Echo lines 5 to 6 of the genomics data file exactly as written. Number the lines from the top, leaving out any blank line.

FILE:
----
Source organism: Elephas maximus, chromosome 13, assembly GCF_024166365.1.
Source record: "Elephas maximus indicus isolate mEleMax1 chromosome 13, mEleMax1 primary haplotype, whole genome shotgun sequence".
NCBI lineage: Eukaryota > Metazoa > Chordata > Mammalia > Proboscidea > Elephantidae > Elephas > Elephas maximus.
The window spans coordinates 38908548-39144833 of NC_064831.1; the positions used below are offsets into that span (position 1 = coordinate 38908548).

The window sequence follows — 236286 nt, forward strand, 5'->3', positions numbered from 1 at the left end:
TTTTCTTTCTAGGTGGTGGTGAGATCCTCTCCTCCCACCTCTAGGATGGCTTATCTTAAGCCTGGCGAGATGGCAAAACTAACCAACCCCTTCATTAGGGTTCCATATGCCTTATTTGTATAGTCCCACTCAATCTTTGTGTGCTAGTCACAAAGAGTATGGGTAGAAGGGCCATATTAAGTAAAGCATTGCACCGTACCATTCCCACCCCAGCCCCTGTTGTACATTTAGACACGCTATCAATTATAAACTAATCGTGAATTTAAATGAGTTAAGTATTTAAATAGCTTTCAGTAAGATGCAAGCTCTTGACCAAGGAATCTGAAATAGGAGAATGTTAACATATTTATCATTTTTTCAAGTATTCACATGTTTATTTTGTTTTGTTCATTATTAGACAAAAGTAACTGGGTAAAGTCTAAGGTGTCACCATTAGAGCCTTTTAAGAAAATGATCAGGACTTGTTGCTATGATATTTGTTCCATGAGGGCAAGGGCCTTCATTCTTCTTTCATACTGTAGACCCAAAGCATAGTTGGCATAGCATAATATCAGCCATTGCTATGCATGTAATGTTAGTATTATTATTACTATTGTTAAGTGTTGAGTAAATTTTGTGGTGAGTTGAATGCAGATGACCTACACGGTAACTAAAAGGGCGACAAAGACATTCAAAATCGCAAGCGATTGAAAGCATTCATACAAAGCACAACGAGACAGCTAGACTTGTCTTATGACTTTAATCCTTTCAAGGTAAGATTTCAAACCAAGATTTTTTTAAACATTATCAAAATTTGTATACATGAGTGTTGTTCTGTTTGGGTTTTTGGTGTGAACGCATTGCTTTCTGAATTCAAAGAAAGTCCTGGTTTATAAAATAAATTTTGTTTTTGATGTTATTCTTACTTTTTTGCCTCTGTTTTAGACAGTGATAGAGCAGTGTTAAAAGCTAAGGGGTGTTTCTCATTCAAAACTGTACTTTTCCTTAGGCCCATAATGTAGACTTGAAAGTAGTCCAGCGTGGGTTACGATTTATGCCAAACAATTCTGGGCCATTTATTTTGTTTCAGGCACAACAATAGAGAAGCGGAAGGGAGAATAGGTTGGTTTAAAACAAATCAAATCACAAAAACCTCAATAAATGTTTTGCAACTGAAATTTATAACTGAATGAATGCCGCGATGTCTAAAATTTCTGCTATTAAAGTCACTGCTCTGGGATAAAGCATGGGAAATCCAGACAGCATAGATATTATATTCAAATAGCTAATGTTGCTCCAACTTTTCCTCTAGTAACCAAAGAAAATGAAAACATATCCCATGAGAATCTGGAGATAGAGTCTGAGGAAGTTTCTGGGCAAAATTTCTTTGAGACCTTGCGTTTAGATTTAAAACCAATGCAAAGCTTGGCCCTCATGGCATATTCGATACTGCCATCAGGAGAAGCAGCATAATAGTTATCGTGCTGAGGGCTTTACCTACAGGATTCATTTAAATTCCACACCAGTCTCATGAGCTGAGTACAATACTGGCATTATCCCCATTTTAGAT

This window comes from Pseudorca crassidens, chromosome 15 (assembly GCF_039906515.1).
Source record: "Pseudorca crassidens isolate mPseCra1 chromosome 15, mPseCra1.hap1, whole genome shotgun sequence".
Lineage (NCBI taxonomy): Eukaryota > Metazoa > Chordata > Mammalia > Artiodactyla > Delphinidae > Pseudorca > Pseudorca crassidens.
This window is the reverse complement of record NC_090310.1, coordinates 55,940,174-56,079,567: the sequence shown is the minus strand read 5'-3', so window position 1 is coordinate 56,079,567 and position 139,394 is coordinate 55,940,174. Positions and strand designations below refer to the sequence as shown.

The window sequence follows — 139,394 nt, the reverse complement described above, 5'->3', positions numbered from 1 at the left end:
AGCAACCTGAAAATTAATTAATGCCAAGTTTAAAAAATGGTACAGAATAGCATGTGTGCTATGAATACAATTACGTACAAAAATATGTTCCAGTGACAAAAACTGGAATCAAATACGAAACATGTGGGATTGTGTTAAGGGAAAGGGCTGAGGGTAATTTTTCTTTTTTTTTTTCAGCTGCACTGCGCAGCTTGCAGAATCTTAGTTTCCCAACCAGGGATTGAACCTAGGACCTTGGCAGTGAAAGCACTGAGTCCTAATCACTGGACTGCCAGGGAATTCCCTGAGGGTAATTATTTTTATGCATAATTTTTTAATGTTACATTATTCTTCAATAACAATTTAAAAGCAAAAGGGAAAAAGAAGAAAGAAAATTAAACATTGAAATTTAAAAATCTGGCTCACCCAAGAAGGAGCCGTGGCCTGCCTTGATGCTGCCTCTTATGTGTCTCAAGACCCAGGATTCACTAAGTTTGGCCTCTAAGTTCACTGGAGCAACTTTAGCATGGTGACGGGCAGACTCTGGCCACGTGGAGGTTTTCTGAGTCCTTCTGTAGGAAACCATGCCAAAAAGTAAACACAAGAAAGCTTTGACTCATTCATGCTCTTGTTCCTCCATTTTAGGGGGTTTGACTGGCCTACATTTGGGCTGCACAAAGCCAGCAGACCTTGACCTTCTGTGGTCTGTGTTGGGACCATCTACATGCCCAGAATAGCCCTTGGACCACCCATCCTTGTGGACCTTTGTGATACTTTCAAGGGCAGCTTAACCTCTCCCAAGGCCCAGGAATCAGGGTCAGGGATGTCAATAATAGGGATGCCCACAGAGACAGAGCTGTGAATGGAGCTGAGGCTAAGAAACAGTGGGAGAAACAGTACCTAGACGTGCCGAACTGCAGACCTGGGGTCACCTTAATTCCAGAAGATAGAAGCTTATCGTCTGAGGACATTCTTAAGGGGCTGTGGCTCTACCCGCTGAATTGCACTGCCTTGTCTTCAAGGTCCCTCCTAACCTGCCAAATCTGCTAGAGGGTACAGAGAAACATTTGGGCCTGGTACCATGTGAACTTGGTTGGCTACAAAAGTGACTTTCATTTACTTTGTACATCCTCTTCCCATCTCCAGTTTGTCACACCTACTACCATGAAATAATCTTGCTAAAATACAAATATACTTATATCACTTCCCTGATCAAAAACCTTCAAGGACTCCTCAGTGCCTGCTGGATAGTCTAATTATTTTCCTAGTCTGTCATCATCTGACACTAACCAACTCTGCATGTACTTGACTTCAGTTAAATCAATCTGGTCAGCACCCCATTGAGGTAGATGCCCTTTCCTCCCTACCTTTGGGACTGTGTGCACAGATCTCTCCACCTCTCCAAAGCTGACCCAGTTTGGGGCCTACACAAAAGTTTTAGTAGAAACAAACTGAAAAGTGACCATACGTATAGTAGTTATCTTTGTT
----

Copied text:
The window sequence follows — 236286 nt, forward strand, 5'->3', positions numbered from 1 at the left end:
TTTTCTTTCTAGGTGGTGGTGAGATCCTCTCCTCCCACCTCTAGGATGGCTTATCTTAAGCCTGGCGAGATGGCAAAACTAACCAACCCCTTCATTAGGGTTCCATATGCCTTATTTGTATAGTCCCACTCAATCTTTGTGTGCTAGTCACAAAGAGTATGGGTAGAAGGGCCATATTAAGTAAAGCATTGCACCGTACCATTCCCACCCCAGCCCCTGTTGTACATTTAGACACGCTATCAATTATAAACTAATCGTGAATTTAAATGAGTTAAGTATTTAAATAGCTTTCAGTAAGATGCAAGCTCTTGACCAAGGAATCTGAAATAGGAGAATGTTAACATATTTATCATTTTTTCAAGTATTCACATGTTTATTTTGTTTTGTTCATTATTAGACAAAAGTAACTGGGTAAAGTCTAAGGTGTCACCATTAGAGCCTTTTAAGAAAATGATCAGGACTTGTTGCTATGATATTTGTTCCATGAGGGCAAGGGCCTTCATTCTTCTTTCATACTGTAGACCCAAAGCATAGTTGGCATAGCATAATATCAGCCATTGCTATGCATGTAATGTTAGTATTATTATTACTATTGTTAAGTGTTGAGTAAATTTTGTGGTGAGTTGAATGCAGATGACCTACACGGTAACTAAAAGGGCGACAAAGACATTCAAAATCGCAAGCGATTGAAAGCATTCATACAAAGCACAACGAGACAGCTAGACTTGTCTTATGACTTTAATCCTTTCAAGGTAAGATTTCAAACCAAGATTTTTTTAAACATTATCAAAATTTGTATACATGAGTGTTGTTCTGTTTGGGTTTTTGGTGTGAACGCATTGCTTTCTGAATTCAAAGAAAGTCCTGGTTTATAAAATAAATTTTGTTTTTGATGTTATTCTTACTTTTTTGCCTCTGTTTTAGACAGTGATAGAGCAGTGTTAAAAGCTAAGGGGTGTTTCTCATTCAAAACTGTACTTTTCCTTAGGCCCATAATGTAGACTTGAAAGTAGTCCAGCGTGGGTTACGATTTATGCCAAACAATTCTGGGCCATTTATTTTGTTTCAGGCACAACAATAGAGAAGCGGAAGGGAGAATAGGTTGGTTTAAAACAAATCAAATCACAAAAACCTCAATAAATGTTTTGCAACTGAAATTTATAACTGAATGAATGCCGCGATGTCTAAAATTTCTGCTATTAAAGTCACTGCTCTGGGATAAAGCATGGGAAATCCAGACAGCATAGATATTATATTCAAATAGCTAATGTTGCTCCAACTTTTCCTCTAGTAACCAAAGAAAATGAAAACATATCCCATGAGAATCTGGAGATAGAGTCTGAGGAAGTTTCTGGGCAAAATTTCTTTGAGACCTTGCGTTTAGATTTAAAACCAATGCAAAGCTTGGCCCTCATGGCATATTCGATACTGCCATCAGGAGAAGCAGCATAATAGTTATCGTGCTGAGGGCTTTACCTACAGGATTCATTTAAATTCCACACCAGTCTCATGAGCTGAGTACAATACTGGCATTATCCCCATTTTAGAT